Perhaps I am a little obsessive to get this mad over a $50 boot on my car. But it is that obsession that helps me fight 110 per cent for my clients and to right as many wrongs as possible before I kick the bucket.  

15 comments:

  1. Yes David, I'm a fellow Yale alum too. It was at the shopping center with a Starbucks at the entrance, on Piedmont, and I was inside the Starbucks meeting with another Yale alum, so I was parked legally. The guy claimed I walked off the property, basically lying to fill his quota, and I had to haggle with him, eventually getting off. At the time I had NY plates, maybe that was the reason.

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  2. I visited a E. Atlanta, GA Tech student dive, for beer, wings and a game of pool. I have been visiting for two years, and park in the same well lighted parking lot on the corner ( a gym of some sorts that is closed at night)and was even parked there two weeks prior. This time there was signage, I never noticed, and I was booted. How can I be deprived of my 35,000 dollar car I hold title to, and with no way home be stranded, or detained in a way ( its not safe to walk home from their)by this thug who booted my car. I called the police and even stated that the property laws do not allow for this activity on private property, they said it did. So I gave the thug my credit card and he ran it. Then he wanted me so sign all these forms to release my car. I told him Id only sign the credit card form that he had already taken my money and I wanted to leave. He refused, so I called the police and 45 minutes later told them this thug had detained me in violation of my civil liberties even after I satisfied the Levy He claimed to have against me. 25 minutes later they made him take the boots off. keepguesng@gmail Im ready to draft my suit under RICO, and Due Process of law, any other advice?

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  3. I am from Calhoun, Ga. I too was in this situation Sept.8 near Lenox Mall in Buckhead. Did some shopping for a couple of hours. I arrived back at my truck with non-consensual boot and a wee little man was there also, in less than 30 seconds. Payed the ransom on my new Ram truck, went home and began to do some research. The Governor's Office of Consumer Protection states in reference to 44-1-13: Please note that this Georgia law does not cover booting, non-consensual immobilization of an automobile, or consensual towing; nor does it cover towing from government property or towing within a municipality. I can only imagine how much these gypsies are raking in. Unregulated and without any amendments to legalize the practice. You are right, $75 dollars is not a life changing sum of money, but I am cancelling the charge anyway, and I will go from there. I hope a class action suit against these crooks is in the future. Sadly, thanks to the gypsy booters, that will be the last credit card swipe I ever make in Buckhead. Proof that they are adversely affecting the local economy.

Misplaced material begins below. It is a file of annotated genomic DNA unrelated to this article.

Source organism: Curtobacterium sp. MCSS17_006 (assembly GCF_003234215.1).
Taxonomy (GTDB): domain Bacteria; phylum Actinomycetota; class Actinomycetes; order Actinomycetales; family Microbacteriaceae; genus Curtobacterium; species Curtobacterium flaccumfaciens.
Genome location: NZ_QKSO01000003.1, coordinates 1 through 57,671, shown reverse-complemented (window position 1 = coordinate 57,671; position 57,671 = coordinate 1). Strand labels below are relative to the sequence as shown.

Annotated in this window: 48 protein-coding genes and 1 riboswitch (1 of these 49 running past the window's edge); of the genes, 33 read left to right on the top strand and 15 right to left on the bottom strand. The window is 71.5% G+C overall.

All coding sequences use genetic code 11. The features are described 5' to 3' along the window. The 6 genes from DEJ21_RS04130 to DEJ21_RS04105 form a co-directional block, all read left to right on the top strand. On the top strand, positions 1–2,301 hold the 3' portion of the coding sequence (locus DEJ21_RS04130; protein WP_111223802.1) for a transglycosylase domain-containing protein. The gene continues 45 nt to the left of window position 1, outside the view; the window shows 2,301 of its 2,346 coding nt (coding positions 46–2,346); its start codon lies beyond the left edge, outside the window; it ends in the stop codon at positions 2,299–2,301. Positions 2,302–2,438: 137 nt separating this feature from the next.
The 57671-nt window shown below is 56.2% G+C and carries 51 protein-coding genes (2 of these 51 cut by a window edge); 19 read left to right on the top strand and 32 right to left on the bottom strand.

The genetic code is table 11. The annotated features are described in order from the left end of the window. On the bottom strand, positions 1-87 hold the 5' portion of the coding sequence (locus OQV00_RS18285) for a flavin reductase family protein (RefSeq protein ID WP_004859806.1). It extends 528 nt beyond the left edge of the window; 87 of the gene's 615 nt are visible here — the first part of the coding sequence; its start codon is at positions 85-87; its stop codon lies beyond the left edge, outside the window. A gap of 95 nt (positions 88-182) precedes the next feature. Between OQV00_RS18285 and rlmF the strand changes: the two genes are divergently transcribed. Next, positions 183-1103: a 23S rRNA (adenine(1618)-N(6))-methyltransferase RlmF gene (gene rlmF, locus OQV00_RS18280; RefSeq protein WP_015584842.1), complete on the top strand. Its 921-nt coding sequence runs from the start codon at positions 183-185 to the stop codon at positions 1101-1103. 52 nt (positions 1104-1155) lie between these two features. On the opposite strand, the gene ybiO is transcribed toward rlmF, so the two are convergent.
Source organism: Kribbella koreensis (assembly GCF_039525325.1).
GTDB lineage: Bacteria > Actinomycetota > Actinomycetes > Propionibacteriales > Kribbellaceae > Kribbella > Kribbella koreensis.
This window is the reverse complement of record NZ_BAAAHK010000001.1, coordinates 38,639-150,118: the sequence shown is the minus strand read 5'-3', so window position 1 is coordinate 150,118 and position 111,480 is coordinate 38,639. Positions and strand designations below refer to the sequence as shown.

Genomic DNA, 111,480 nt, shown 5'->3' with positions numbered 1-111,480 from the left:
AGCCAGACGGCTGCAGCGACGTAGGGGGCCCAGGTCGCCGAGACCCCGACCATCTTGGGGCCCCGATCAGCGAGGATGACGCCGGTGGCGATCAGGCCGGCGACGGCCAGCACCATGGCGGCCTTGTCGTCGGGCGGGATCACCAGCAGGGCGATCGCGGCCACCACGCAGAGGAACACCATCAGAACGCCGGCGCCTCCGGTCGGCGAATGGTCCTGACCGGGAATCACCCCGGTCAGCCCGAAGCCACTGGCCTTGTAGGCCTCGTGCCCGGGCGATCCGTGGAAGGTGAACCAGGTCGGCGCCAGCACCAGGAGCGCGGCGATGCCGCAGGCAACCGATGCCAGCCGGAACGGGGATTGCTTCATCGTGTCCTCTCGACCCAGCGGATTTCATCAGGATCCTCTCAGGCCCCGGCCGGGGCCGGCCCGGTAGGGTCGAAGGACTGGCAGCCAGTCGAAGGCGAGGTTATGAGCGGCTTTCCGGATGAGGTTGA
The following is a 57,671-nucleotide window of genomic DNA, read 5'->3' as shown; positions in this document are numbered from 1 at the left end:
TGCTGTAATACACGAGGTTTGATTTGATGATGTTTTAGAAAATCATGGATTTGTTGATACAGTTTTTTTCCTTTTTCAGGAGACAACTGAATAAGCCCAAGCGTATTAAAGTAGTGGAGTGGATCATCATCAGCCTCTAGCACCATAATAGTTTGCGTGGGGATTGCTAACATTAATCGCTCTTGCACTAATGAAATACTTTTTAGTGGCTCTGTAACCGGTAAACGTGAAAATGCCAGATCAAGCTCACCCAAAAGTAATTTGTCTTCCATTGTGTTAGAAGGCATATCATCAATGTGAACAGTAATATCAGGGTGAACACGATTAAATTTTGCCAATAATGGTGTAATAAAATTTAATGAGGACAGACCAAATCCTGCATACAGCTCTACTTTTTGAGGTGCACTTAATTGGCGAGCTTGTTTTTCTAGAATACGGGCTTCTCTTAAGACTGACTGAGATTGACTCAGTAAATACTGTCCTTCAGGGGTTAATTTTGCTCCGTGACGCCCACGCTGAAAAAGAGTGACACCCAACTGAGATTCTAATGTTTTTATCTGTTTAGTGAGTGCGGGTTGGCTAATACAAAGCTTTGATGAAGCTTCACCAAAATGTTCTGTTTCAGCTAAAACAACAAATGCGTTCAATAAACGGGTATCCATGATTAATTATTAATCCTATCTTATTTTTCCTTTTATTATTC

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  4. Yesterday, I became a victim of car booting at the "Disco Kroger" parking lot at 3330 Piedmond Rd in Buckhead, Atlanta. The official mall name is Piedmond Peachtree Crossing. That parking lot is controlled by EPS, that works for Equity One, Inc, the real state company that owns the mall.
    EPS will place a yellow tire lock on your tire if you leave the parking lot for 5 minutes, EVEN IF YOU ARE A CUSTOMER AT THE MALL AND CAN PRESENT A RECEIPT AS PROOF OF PURCHASE.
    I had my car booted there yesterday. I went to drop off an envelope in the building across the street and came back to the mall to eat at "Piu Bello Pizzeria Restaurant". It did not take me more than 5 min. to go, drop off the envelope and come back. Lunch took 30 minutes. When I left the pizzeria, I found my car booted with an "immobilization notice" on my window that said: "75$ per day - Visa, MC, Cash. We accept credit cards 24 hours a day. Please have payment ready when technician arrives". The notice was signed by "technician 102" and provided a phone number to call (404) 484.8446.
    I called the number and explained that I WAS A CUSTOMER AND HAD A RECEIPT. The "technician" was quite rude and demanded payment to remove the boot. I called 911 to report the incident. A police car came but the officer told me he could not do anything about it. Then I called the EPS office at the number provided and was told to pay the fine. After that I went to the pizzeria and asked the business responsible to call EPS. I reminded the business responsible that my husband is a regular corporate customer of his restaurant...The guy finally called EPS and the technician 102 removed the boot.